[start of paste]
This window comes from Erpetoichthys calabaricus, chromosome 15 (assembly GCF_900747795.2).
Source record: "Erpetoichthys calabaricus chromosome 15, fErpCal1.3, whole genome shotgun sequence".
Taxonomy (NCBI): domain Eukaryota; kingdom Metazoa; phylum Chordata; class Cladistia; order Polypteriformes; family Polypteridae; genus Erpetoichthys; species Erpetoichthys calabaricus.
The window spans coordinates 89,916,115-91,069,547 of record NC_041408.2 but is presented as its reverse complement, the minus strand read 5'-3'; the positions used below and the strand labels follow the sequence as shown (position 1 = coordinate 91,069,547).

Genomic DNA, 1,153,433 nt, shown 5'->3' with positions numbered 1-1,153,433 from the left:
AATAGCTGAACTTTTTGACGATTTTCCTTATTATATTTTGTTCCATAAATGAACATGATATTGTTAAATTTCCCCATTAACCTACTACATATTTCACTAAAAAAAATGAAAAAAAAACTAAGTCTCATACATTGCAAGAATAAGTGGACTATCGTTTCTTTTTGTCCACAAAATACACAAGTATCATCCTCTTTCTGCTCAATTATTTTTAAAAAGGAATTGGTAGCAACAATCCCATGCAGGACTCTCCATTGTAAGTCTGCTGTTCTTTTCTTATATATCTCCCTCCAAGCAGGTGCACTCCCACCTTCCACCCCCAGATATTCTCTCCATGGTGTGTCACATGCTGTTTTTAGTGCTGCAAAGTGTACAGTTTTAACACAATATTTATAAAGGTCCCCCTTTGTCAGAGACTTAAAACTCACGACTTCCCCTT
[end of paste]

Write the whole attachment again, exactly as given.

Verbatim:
This window comes from Erpetoichthys calabaricus, chromosome 15 (assembly GCF_900747795.2).
Source record: "Erpetoichthys calabaricus chromosome 15, fErpCal1.3, whole genome shotgun sequence".
Taxonomy (NCBI): domain Eukaryota; kingdom Metazoa; phylum Chordata; class Cladistia; order Polypteriformes; family Polypteridae; genus Erpetoichthys; species Erpetoichthys calabaricus.
The window spans coordinates 89,916,115-91,069,547 of record NC_041408.2 but is presented as its reverse complement, the minus strand read 5'-3'; the positions used below and the strand labels follow the sequence as shown (position 1 = coordinate 91,069,547).

Genomic DNA, 1,153,433 nt, shown 5'->3' with positions numbered 1-1,153,433 from the left:
AATAGCTGAACTTTTTGACGATTTTCCTTATTATATTTTGTTCCATAAATGAACATGATATTGTTAAATTTCCCCATTAACCTACTACATATTTCACTAAAAAAAATGAAAAAAAAACTAAGTCTCATACATTGCAAGAATAAGTGGACTATCGTTTCTTTTTGTCCACAAAATACACAAGTATCATCCTCTTTCTGCTCAATTATTTTTAAAAAGGAATTGGTAGCAACAATCCCATGCAGGACTCTCCATTGTAAGTCTGCTGTTCTTTTCTTATATATCTCCCTCCAAGCAGGTGCACTCCCACCTTCCACCCCCAGATATTCTCTCCATGGTGTGTCACATGCTGTTTTTAGTGCTGCAAAGTGTACAGTTTTAACACAATATTTATAAAGGTCCCCCTTTGTCAGAGACTTAAAACTCACGACTTCCCCTT